MIFF 2013 Part One: La Maison de la Radio + The Stone Roses: Made of Stone + MIFF Lounge / Stone Roses After Party
Saturday 27th July
La Maison de la Radio
MIFF + IMDb
This charming documentary takes a look at a day in the life of Radio France, the government broadcasting body comprising of numerous stations including France Culture, France Inter, and others. What the film lacks in narrative, it makes up for in comedic moments, with quirky snapshots into the lives of all the different people that make radio happen – from the jaded news producer with a slightly off sense of humour, to the guy who reports the Tour de France from the back of a motorcycle.
The Stone Roses: Made of Stone
MIFF + IMDb
Note: SPOILERS. Although this is a documentary, so whatever.
Shane Meadows loves The Stone Roses so much that when Remi walked out of their Amsterdam show last year, despite being in the middle of filming, Shane decided to take a step back and not cause any more tension by continuing to follow them around Europe. A filmmaker with less attachment may have chosen to keep going, despite the risk of pushing the band further apart. But Shane cares. Towards the beginning of Made of Stone, he expresses his excitement at getting to work with his favourite band of all time. This is a film that respects its subject, and approaches it with the intimacy of a fan, while still presenting a relatively objective viewpoint. Shane Meadows doesn’t try to dress it up and make it look like The Stone Roses are perfect; he exposes their flaws, but through this film he’s also able to show exactly what it is that he sees in this band, and why he loves them so.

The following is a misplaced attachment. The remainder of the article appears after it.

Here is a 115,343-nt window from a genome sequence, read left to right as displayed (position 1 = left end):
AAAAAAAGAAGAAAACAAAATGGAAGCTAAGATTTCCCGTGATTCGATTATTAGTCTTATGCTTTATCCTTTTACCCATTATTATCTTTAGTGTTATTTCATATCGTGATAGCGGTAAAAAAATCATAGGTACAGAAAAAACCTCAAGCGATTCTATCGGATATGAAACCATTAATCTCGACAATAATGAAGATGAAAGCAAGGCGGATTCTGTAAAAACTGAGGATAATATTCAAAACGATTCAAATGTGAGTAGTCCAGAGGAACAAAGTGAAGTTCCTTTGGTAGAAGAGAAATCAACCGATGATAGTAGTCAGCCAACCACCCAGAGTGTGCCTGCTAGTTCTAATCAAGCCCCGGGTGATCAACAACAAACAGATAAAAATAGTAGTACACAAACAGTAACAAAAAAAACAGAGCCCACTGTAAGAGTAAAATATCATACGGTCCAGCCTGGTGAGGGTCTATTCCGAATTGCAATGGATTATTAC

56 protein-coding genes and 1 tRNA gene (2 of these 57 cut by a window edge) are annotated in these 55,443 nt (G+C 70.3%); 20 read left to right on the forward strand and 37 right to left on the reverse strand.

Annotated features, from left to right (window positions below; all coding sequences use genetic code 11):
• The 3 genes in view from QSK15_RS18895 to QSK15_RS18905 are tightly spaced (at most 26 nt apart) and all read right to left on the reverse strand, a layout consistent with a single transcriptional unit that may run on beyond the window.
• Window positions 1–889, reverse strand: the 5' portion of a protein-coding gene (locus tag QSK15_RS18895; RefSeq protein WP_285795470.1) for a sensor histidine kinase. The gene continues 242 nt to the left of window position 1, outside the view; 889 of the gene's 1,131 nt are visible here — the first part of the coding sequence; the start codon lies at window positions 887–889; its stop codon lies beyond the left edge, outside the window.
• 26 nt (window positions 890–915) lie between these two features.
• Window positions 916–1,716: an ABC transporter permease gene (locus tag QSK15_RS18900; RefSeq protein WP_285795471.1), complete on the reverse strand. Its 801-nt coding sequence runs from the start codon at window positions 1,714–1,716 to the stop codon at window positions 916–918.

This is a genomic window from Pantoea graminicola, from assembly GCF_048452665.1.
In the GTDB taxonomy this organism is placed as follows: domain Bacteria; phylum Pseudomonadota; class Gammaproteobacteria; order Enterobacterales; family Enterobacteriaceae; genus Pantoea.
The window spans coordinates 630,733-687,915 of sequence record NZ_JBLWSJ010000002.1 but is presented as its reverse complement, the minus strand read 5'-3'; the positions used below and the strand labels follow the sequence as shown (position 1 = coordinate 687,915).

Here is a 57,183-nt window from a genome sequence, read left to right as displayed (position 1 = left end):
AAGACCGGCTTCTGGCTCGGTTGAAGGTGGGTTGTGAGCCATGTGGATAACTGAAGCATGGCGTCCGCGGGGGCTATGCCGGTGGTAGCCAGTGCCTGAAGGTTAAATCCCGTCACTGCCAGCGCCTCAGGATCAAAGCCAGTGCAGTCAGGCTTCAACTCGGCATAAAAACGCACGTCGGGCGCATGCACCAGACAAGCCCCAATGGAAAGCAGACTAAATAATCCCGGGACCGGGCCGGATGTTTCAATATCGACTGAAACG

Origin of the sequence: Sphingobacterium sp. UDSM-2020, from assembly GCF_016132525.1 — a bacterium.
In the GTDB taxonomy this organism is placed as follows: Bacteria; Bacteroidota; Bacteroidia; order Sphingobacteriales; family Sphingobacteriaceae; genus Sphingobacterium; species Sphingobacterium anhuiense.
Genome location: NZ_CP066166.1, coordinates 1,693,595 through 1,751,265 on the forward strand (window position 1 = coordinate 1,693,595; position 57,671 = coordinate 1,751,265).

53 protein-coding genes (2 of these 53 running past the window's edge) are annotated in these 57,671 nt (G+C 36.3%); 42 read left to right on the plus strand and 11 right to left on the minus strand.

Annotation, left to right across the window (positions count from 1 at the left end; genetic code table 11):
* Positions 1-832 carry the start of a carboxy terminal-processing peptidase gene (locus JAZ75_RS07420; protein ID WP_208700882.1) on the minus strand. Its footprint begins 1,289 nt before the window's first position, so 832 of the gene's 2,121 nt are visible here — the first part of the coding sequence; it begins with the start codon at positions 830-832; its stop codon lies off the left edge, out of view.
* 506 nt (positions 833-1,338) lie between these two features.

The MIFF Lounge
Glenn and I had some time to kill between films yesterday [he saw This is War and Stoker, both of which were on at the same times as my two films of the day], so we decided to grab some food in the MIFF Lounge, which is located in the beautiful Forum Theatre. With hot dogs and burgers from Huxtable, and soups and other nice snacky things [and cheese!] from Mister Close, there are plenty of foods and things to choose from – and at fairly reasonable prices, too. The only real criticism I have is that the drink selection leaves a lot to be desired. The Belgian apple cider tastes cheap, and $4 for a tiny plastic cup of lemonade is a rip-off.
After our second films, we headed back to the Lounge for the Stone Roses After Party, DJed by the one and only Mr Andrew McClelland. Obviously, the music was excellent – a wonderful mix of Britpop classics, with a decent portion of Stone Roses tracks. While busy, the place didn’t seem terribly crowded, which meant that there was actual room to move on the dance floor. It was so great that we ended up dancing pretty much non-stop until the place closed at 2am. Good times!
There’s plenty of stuff happening at the MIFF Lounge throughout the festival – you can see the schedule here. I definitely recommend checking it out.